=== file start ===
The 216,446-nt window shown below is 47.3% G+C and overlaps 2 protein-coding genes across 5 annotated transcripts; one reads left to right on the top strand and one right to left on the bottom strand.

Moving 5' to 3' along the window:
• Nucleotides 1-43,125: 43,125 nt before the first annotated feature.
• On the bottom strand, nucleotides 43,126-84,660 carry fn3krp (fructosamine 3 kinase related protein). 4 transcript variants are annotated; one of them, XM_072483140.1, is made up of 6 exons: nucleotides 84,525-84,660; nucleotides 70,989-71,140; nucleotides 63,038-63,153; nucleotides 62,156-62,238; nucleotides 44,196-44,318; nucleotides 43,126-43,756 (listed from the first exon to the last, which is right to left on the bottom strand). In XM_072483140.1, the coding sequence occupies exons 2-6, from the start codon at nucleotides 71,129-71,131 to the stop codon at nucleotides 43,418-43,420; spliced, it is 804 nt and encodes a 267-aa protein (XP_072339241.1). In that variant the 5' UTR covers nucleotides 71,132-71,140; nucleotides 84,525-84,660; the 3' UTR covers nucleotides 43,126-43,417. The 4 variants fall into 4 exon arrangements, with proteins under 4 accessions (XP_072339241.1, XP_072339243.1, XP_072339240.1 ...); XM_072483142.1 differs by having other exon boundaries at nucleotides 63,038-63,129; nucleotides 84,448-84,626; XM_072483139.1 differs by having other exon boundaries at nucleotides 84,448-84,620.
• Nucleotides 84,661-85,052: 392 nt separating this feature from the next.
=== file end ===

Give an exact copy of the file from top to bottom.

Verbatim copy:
The 216,446-nt window shown below is 47.3% G+C and overlaps 2 protein-coding genes across 5 annotated transcripts; one reads left to right on the top strand and one right to left on the bottom strand.

Moving 5' to 3' along the window:
• Nucleotides 1-43,125: 43,125 nt before the first annotated feature.
• On the bottom strand, nucleotides 43,126-84,660 carry fn3krp (fructosamine 3 kinase related protein). 4 transcript variants are annotated; one of them, XM_072483140.1, is made up of 6 exons: nucleotides 84,525-84,660; nucleotides 70,989-71,140; nucleotides 63,038-63,153; nucleotides 62,156-62,238; nucleotides 44,196-44,318; nucleotides 43,126-43,756 (listed from the first exon to the last, which is right to left on the bottom strand). In XM_072483140.1, the coding sequence occupies exons 2-6, from the start codon at nucleotides 71,129-71,131 to the stop codon at nucleotides 43,418-43,420; spliced, it is 804 nt and encodes a 267-aa protein (XP_072339241.1). In that variant the 5' UTR covers nucleotides 71,132-71,140; nucleotides 84,525-84,660; the 3' UTR covers nucleotides 43,126-43,417. The 4 variants fall into 4 exon arrangements, with proteins under 4 accessions (XP_072339241.1, XP_072339243.1, XP_072339240.1 ...); XM_072483142.1 differs by having other exon boundaries at nucleotides 63,038-63,129; nucleotides 84,448-84,626; XM_072483139.1 differs by having other exon boundaries at nucleotides 84,448-84,620.
• Nucleotides 84,661-85,052: 392 nt separating this feature from the next.